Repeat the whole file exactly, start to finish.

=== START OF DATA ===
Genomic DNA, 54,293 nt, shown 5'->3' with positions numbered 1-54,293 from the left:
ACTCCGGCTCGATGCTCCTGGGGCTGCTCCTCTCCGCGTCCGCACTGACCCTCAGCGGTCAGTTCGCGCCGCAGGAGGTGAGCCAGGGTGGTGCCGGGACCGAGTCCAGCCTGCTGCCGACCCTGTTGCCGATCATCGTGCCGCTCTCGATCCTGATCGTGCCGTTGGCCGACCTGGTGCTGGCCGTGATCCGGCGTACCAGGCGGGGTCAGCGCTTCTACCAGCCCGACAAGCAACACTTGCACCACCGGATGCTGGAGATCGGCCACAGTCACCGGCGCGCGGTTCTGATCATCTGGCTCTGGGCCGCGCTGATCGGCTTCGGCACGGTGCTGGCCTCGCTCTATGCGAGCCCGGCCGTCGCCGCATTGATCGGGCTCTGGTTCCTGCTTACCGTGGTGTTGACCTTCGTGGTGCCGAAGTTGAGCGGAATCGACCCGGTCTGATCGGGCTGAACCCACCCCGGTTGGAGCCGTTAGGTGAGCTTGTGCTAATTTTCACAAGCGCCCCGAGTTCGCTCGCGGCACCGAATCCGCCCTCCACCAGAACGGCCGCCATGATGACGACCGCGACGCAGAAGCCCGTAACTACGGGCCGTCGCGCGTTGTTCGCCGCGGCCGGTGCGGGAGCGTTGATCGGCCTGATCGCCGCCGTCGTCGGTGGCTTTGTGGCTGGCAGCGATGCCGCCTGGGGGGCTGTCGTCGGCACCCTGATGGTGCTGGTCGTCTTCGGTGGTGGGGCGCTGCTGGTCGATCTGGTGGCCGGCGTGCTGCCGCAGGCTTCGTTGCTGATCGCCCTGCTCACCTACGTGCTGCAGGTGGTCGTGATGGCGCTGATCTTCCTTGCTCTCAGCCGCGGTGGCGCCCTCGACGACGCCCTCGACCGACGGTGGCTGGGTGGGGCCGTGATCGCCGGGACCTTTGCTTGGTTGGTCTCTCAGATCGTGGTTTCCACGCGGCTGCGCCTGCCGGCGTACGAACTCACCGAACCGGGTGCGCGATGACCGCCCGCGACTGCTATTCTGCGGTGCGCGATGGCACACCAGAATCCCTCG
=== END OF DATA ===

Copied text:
Genomic DNA, 54,293 nt, shown 5'->3' with positions numbered 1-54,293 from the left:
ACTCCGGCTCGATGCTCCTGGGGCTGCTCCTCTCCGCGTCCGCACTGACCCTCAGCGGTCAGTTCGCGCCGCAGGAGGTGAGCCAGGGTGGTGCCGGGACCGAGTCCAGCCTGCTGCCGACCCTGTTGCCGATCATCGTGCCGCTCTCGATCCTGATCGTGCCGTTGGCCGACCTGGTGCTGGCCGTGATCCGGCGTACCAGGCGGGGTCAGCGCTTCTACCAGCCCGACAAGCAACACTTGCACCACCGGATGCTGGAGATCGGCCACAGTCACCGGCGCGCGGTTCTGATCATCTGGCTCTGGGCCGCGCTGATCGGCTTCGGCACGGTGCTGGCCTCGCTCTATGCGAGCCCGGCCGTCGCCGCATTGATCGGGCTCTGGTTCCTGCTTACCGTGGTGTTGACCTTCGTGGTGCCGAAGTTGAGCGGAATCGACCCGGTCTGATCGGGCTGAACCCACCCCGGTTGGAGCCGTTAGGTGAGCTTGTGCTAATTTTCACAAGCGCCCCGAGTTCGCTCGCGGCACCGAATCCGCCCTCCACCAGAACGGCCGCCATGATGACGACCGCGACGCAGAAGCCCGTAACTACGGGCCGTCGCGCGTTGTTCGCCGCGGCCGGTGCGGGAGCGTTGATCGGCCTGATCGCCGCCGTCGTCGGTGGCTTTGTGGCTGGCAGCGATGCCGCCTGGGGGGCTGTCGTCGGCACCCTGATGGTGCTGGTCGTCTTCGGTGGTGGGGCGCTGCTGGTCGATCTGGTGGCCGGCGTGCTGCCGCAGGCTTCGTTGCTGATCGCCCTGCTCACCTACGTGCTGCAGGTGGTCGTGATGGCGCTGATCTTCCTTGCTCTCAGCCGCGGTGGCGCCCTCGACGACGCCCTCGACCGACGGTGGCTGGGTGGGGCCGTGATCGCCGGGACCTTTGCTTGGTTGGTCTCTCAGATCGTGGTTTCCACGCGGCTGCGCCTGCCGGCGTACGAACTCACCGAACCGGGTGCGCGATGACCGCCCGCGACTGCTATTCTGCGGTGCGCGATGGCACACCAGAATCCCTCG